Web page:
A recent poll conducted on U-Report, a youth engagement platform for feedback and positive change, suggests that only 54 per cent of the respondents would get a COVID-19 vaccine if it were recommended for them. The poll, which collected responses from over 260,000 participants from more than 20 countries, emphasizes the need to strengthen efforts to boost COVID-19 vaccine confidence – particularly by focusing on providing accessible and accurate information about their effectiveness and safety, and fighting misinformation.
Among those who indicated they would not get the COVID-19 vaccine, 34 per cent said it was because they did not feel it was safe, followed by not knowing enough (23 per cent) and rumours they have heard (12 per cent). Younger respondents were more likely to report that rumours were what caused their vaccine hesitancy.
"Unless certified by WHO, I would not get a vaccine"- Female, 16, Maldives.
"A vaccine would take at least 8 to 9 years to be created and this vaccine did not take even one year, how much do you know about that vaccine?" Male, 21, Dominican Republic.
The report also points to important channels of misinformation and opportunities to target communication to adolescents and young people. Among those who mentioned that they wouldn't trust the vaccine because of rumours they've heard, social media was the most common source of these rumours (47 per cent), followed by people in their community (31 per cent) and other media (12 per cent). Social Media was also considered the primary source to get correct information about COVID-19 vaccines (45 per cent), followed by television (19 per cent) and websites (14 per cent).
"The efficacy rate doesn't satisfy me, and there are also side effects" - Female, 17, Philippines.
Key to note, is the fact that 61 per cent of respondents trust the vaccine very much or moderately. 67 per cent also noted that getting vaccinated against COVID-19 is very or moderately important for their health. However, 21 per cent said they do not trust the vaccine at all, and 19 per cent think that getting vaccinated is not important at all.
"Why should I take it if I don't have COVID?" - Male, 20, Algeria.
"I don't trust a solution which is made by the problem maker!" - Male, 21, UK.
63 per cent of respondents said they would not pay for the COVID-19 vaccine and that protecting themselves and others (29 per cent) and the economic impact of COVID-19 (28 per cent) were their main worries during the pandemic, followed by access to education (11 per cent) and access to health care and treatment (11 per cent). Access to education scored higher in the younger cohorts.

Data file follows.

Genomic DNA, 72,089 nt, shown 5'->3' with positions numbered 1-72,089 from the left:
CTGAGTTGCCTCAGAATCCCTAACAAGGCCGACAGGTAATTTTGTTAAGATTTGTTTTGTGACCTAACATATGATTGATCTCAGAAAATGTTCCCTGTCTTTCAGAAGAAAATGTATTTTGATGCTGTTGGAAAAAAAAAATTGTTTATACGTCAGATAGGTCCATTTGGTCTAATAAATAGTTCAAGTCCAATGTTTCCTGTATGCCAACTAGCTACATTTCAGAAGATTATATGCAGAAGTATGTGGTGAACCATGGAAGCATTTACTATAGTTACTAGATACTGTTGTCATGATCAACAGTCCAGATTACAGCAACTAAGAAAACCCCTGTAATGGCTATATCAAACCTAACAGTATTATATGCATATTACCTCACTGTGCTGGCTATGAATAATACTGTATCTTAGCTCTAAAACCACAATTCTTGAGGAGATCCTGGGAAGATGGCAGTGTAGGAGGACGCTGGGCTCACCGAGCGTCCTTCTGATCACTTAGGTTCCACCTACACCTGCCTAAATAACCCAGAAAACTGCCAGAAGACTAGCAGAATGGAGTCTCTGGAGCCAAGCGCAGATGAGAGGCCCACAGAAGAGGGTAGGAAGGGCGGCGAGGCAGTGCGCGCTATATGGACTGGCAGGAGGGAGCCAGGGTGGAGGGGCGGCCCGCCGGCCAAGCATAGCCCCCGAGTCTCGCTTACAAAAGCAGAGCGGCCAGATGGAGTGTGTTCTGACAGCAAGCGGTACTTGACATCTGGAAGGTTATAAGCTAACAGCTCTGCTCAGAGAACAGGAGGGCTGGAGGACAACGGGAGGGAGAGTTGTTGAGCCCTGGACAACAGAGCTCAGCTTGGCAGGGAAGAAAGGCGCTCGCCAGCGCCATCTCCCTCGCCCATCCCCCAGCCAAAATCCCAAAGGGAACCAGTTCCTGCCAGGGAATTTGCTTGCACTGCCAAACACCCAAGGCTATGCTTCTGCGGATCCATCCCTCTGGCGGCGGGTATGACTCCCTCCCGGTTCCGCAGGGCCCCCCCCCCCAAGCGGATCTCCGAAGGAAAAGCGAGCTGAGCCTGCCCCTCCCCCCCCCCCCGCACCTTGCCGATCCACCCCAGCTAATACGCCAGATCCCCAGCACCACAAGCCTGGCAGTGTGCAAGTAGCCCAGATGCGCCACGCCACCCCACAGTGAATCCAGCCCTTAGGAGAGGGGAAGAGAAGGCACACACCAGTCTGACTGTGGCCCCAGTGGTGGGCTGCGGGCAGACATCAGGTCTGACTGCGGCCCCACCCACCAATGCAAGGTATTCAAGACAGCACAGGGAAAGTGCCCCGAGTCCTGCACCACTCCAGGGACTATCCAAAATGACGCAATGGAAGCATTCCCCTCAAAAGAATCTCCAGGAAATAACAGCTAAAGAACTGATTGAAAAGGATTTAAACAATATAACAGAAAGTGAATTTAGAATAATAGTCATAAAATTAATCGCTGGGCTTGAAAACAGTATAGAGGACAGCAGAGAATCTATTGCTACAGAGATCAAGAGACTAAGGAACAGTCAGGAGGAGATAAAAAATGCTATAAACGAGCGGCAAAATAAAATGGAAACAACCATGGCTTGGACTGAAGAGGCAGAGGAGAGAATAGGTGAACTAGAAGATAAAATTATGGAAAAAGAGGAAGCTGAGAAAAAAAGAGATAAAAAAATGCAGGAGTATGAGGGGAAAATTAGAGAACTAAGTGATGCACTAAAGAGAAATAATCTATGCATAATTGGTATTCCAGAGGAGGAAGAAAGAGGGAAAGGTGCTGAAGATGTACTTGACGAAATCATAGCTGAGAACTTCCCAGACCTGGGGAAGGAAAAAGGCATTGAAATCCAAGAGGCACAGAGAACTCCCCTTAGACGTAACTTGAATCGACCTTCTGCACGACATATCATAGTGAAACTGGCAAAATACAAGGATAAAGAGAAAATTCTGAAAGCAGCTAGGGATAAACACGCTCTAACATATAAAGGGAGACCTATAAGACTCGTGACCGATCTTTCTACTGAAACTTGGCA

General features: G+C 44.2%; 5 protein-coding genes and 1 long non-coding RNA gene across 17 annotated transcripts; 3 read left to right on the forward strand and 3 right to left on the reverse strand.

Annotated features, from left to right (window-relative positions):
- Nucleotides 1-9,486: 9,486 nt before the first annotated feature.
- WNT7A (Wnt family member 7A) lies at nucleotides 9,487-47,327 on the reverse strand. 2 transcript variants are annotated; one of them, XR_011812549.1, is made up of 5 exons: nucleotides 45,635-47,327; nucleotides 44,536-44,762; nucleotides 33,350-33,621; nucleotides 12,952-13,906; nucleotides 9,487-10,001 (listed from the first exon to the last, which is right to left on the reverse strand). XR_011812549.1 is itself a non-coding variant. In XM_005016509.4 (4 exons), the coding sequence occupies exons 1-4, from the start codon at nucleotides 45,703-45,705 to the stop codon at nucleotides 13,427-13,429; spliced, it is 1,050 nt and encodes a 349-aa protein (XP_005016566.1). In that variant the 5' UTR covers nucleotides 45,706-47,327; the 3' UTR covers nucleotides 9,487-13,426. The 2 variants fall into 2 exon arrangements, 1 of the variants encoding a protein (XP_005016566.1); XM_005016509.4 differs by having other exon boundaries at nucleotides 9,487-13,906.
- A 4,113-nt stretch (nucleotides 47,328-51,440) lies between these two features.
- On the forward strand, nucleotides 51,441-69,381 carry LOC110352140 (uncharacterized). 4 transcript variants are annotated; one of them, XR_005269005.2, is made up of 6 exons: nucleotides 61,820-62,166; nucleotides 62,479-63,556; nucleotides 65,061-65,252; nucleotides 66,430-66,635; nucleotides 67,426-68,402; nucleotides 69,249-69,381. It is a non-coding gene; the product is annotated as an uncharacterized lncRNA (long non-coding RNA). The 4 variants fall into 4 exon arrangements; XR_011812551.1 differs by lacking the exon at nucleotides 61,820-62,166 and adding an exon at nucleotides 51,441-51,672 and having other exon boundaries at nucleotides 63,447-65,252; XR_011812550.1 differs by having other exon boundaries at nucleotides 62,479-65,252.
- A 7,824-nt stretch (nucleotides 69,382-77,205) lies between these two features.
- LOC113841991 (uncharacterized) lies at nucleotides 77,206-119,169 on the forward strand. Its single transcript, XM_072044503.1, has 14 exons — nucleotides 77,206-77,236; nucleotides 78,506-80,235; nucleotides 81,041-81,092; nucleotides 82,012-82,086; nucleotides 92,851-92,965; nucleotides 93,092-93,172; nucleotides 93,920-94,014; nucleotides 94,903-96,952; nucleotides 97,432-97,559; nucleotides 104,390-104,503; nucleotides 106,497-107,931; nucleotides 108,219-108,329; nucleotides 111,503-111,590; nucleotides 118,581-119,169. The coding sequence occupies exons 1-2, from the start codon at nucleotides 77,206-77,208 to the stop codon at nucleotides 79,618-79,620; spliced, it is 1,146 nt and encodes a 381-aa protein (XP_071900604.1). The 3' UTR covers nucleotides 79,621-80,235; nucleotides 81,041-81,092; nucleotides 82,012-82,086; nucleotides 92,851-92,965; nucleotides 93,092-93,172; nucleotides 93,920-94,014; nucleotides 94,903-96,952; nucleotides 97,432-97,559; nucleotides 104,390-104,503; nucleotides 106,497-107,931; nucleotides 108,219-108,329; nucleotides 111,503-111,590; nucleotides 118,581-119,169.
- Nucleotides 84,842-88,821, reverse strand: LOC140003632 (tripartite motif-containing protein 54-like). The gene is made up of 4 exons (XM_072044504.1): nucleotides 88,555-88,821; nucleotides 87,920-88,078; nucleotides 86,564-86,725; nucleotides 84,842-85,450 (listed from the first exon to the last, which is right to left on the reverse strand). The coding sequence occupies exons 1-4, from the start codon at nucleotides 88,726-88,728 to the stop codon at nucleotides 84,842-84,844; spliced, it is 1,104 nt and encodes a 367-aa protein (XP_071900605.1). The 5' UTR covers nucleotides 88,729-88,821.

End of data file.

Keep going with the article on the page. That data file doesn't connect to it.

To access the full U-Report report, click here.
COVID-19 vaccines are our best hope for overcoming the pandemic. However, for them to work we must boost vaccine confidence in all members of the community and stop misinformation. The poll, like other studies conducted so far, suggests that there is still a significant group of 'vaccine hesitant' people in various communities globally. This calls for us to strengthen efforts to build trust in the vaccines, and in so doing, contribute to the battle against the pandemic.
UNICEF is already working with partners and young people to build confidence for vaccines and demanding action to ensure that every child is vaccinated. Through April, DOC is rolling out one of the biggest champion mobilization efforts in UNICEF's history working with our Goodwill and National Ambassadors, influencers, partners and world leaders to take part in a global drive to build vaccine confidence, during World Immunization Week (April 24-30) and beyond. Our aim is to mobilize 300 vaccine champions in April. We ask countries to join us in this effort by mobilizing national trusted voices, allies and champions to counter misinformation and speak up for every child’s right to be vaccinated. To learn more about April’s advocacy and communication plans and access key resources, please click here.
About U-Report Data
U-Report data is not statistically representative of young people globally or in any specific country or region. U-Report as a community does not have a goal of statistical representativeness among its membership and no sampling stratification was employed. Post-stratification weighting was not applied during the analysis of this poll.
U-Report data should not be used as a single source of information to make decisions. Instead, it should be used to complement more statistically robust methods of gathering data.
UNICEF values the voices of young people and seeks to recognize their experiences and views. The data are considered a reliable reflection of the information the respondents have provided to U-Report.